Paul Gillespie’s 1939 New York World’s Fair Collection

Just in time for the 72nd anniversary of New York’s 1939 World’s Fair — which opened on April 30th, 1939 — the New-York Historical Society has received an extensive collection of photographs and other memorabilia documenting this momentous event.

President Roosevelt’s official dedication at the Fair’s opening ceremonies.

Although Paul Gillespie was only 12 years old in 1939, and almost certainly did not attend the fair himself, he apparently developed a lifelong fascination with the “World of Tomorrow.” A high-school teacher who lived in the same rent-controlled apartment on the upper west side for almost 50 years, Mr. Gillespie accumulated an impressive assortment of photographs, scrapbooks, pamphlets, guidebooks, menus and other fair-related ephemera. His bequest of this collection to N-YHS will complement and enhance the Society’s already considerable holdings of material relating to the fair.

Out of town attendees enjoy some watermelon

New York’s 1939 World Fair was ostensibly held to commemorate the 150th anniversary of another landmark opening that took place on April 30th — George Washington’s inauguration as the first President of the United States on April 30th, 1789.

Statue of George Washington by sculptor James Earle Fraser

Even a cursory glance through the piles of photographs and ephemera in Paul Gillespie’s collection, however, confirms author Stanley Appelbaum’s assessment that this was merely “a patriotic pretext” for the fair. The fair’s real focus was on the future, not the past.

The Westinghouse Exhibit, featuring Elektro the Robot

We will be processing this collection over the summer (with the invaluable assistance of our interns) so by the time N-YHS reopens in the fall, it should be fully accessible to researchers. Fair enthusiasts who can’t wait that long may want to visit Future Perfect: Re-Constructing the 1939 World’s Fair, on exhibit at the Queens Museum of Art (in the only building left standing from the 1939 World’s Fair) until August 14, 2011.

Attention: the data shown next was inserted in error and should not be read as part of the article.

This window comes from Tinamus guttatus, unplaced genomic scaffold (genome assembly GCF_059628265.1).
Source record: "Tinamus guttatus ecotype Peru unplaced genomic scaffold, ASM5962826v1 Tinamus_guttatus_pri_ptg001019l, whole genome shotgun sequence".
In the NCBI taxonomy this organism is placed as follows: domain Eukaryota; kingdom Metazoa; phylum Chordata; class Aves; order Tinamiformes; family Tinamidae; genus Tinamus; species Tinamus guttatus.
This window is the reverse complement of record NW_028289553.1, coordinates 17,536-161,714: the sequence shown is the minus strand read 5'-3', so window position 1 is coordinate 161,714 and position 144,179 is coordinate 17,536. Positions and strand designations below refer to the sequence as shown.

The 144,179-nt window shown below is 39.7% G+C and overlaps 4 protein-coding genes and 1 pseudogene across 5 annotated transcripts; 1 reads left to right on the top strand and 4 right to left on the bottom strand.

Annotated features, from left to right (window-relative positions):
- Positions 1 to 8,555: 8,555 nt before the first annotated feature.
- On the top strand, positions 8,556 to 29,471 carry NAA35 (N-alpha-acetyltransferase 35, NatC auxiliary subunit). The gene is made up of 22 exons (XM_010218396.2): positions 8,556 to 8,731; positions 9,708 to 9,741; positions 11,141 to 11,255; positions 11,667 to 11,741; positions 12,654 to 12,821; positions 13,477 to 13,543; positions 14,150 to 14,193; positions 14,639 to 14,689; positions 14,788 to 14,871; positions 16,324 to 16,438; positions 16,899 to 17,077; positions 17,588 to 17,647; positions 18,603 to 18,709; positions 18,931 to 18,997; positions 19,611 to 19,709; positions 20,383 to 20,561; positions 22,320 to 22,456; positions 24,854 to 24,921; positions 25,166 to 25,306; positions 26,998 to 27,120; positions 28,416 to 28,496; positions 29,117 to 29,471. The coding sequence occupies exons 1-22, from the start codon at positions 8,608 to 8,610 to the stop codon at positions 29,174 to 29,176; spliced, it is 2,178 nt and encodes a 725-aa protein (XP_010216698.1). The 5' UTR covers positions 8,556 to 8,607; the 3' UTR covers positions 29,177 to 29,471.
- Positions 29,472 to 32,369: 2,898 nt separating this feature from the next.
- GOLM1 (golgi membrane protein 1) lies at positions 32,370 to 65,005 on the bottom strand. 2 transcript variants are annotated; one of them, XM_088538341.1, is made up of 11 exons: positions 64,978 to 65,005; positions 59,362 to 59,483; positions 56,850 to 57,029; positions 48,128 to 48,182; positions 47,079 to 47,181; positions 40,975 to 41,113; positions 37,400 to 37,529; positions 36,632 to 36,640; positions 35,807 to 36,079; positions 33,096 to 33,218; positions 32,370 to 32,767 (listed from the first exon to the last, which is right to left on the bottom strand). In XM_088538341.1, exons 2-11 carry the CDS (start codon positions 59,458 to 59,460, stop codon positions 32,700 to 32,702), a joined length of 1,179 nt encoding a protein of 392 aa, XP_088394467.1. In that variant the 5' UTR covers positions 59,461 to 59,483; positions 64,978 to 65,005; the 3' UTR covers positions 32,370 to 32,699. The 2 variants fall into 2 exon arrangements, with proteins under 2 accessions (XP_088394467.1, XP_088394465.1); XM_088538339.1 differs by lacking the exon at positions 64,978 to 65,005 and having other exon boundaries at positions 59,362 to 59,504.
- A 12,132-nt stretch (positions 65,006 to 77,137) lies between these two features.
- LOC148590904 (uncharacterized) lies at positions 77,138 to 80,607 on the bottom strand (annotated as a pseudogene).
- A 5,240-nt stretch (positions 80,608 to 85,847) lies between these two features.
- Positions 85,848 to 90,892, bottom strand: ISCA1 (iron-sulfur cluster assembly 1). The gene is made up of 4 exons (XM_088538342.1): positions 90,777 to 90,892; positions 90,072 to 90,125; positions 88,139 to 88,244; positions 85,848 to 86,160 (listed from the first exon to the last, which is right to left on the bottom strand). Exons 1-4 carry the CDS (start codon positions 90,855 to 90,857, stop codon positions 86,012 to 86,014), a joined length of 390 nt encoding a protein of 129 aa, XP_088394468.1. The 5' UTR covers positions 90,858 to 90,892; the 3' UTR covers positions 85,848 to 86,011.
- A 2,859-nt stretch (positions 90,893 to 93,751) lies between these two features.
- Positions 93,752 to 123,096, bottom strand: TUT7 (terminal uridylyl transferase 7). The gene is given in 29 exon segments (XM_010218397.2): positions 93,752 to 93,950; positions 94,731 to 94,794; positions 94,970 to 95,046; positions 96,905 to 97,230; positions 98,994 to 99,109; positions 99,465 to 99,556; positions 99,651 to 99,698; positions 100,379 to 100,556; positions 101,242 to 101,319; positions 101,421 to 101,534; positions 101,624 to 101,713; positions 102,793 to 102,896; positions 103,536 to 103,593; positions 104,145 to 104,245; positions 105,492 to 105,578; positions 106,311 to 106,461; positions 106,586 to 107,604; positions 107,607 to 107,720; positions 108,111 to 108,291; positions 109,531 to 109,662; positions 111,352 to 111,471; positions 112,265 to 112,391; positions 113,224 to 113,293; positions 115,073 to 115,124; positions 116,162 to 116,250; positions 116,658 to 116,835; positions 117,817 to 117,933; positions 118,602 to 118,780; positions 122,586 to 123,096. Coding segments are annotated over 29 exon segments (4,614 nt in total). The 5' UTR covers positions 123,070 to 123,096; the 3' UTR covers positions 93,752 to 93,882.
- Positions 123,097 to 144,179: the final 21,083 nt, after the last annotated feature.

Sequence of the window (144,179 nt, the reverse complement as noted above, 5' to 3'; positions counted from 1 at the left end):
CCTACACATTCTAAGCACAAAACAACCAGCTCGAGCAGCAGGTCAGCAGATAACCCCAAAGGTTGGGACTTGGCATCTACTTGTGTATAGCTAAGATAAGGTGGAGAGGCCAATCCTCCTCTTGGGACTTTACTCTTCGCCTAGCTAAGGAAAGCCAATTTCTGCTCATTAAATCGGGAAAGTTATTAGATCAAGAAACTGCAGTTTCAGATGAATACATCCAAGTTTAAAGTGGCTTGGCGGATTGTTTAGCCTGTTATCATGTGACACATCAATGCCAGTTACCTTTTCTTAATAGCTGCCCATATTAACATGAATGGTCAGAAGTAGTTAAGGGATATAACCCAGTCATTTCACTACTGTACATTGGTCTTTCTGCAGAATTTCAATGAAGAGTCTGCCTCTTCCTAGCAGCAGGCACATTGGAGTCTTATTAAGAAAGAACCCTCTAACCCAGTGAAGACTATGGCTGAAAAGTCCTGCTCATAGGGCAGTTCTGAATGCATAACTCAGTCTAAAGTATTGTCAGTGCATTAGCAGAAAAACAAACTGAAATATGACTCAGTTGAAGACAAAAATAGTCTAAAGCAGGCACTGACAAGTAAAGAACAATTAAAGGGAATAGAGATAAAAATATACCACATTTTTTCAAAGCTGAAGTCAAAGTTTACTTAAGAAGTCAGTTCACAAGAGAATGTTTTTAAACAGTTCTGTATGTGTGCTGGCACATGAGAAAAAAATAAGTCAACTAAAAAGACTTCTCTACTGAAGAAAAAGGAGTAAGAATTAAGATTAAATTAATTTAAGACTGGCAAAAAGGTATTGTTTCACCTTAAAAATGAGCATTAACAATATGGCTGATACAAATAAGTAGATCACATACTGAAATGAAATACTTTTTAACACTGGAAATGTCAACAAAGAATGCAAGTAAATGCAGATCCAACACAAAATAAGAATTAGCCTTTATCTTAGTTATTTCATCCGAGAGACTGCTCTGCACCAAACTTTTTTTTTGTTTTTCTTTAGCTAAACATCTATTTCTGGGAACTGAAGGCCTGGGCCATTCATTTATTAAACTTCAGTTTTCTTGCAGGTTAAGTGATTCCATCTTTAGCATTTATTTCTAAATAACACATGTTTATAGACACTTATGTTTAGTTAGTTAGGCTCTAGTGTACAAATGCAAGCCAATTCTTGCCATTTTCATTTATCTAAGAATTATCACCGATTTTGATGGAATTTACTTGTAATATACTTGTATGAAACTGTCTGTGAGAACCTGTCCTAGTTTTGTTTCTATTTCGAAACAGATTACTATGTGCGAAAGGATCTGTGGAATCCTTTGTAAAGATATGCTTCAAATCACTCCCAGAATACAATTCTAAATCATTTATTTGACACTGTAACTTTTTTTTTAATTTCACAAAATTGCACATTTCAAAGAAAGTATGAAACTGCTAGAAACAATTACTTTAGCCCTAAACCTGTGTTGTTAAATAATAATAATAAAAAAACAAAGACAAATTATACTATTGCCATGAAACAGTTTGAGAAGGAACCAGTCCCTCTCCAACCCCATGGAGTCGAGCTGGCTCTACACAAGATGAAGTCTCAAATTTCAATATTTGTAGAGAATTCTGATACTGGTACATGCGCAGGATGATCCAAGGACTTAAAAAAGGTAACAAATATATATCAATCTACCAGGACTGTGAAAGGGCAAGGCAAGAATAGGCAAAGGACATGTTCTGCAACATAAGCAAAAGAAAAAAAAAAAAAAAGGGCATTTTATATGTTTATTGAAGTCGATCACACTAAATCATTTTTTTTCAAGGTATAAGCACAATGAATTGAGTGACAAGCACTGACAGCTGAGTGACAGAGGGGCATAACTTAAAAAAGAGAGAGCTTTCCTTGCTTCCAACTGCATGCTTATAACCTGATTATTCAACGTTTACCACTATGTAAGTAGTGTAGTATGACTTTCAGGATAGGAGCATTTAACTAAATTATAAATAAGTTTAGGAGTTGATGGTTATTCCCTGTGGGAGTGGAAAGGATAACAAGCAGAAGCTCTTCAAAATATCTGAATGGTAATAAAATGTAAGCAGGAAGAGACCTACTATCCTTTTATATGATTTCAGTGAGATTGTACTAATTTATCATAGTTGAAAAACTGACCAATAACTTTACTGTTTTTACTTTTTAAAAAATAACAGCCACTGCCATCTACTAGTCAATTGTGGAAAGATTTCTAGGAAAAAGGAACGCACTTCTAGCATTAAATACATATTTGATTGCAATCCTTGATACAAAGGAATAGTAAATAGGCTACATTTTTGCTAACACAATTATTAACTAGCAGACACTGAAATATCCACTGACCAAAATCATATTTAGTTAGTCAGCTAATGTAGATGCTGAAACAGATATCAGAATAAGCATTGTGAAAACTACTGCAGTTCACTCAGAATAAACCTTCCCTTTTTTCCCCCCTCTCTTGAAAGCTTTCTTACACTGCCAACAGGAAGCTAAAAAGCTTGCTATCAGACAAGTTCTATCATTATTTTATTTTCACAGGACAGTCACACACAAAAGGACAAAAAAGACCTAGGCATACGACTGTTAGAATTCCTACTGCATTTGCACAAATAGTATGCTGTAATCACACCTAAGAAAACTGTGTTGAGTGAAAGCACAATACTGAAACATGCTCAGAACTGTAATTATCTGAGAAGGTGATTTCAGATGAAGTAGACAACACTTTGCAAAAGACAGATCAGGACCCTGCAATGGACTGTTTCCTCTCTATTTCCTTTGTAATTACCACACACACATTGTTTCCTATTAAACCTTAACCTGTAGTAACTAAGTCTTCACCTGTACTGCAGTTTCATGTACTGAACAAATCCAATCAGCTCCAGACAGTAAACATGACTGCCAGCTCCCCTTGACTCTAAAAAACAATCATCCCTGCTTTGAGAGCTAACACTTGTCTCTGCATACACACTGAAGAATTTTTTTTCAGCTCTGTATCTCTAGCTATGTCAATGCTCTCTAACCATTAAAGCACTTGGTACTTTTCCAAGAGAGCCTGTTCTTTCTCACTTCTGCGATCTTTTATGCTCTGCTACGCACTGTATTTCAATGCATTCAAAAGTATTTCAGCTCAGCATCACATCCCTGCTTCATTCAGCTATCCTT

1. justin otis says

    dear sirs,
    my step-father mr. frank r. carrier,worked on the trylon and perisphere in 1938.he worked for the american bridge company a subsidary of us steel in those days.he was a riviter.i have hanging on my wall an award of merit presented to him by mayor laguardia 1n 1938.the award says:
    award of merit
    presented to
    F. carrier
    in regognition for the excellent
    and meritorious services performed
    by him during the erection of the
    structual steel for the
    president president
    new york worlds fair american bridge co. 1939,inc.

    august 12,1938 i have it hanging on my wall since my step-father died in 1938.im 83 years old . my children would not know what to do with it. does any one want it? Could it be displayed in the museum .it is signed by the two gentlemen.
    thank you. justin otis
    82 derby avenue
    greenlawn,n.y. 11740

    new york worlds fair 1939,inc.

  2. Donna Duerre Woodington says

    How sad that your children don’t want such an important piece of your family. My poor children are interested in the past, so I’ve saved things that are not so significant but are important to me. I was 7 or 8 when we lived in Garden Bay Manor, Queens, N.Y. and we went to the Worlds Fair several times and my Grandmother visiting from MN went all alone. How very brave of her. I will be 80 in Oct. and I remember quite a few things about the Fair–fond memories.
    Sorry I can’t be of help to you. It seems as tho’ the Museum would be interested in it.

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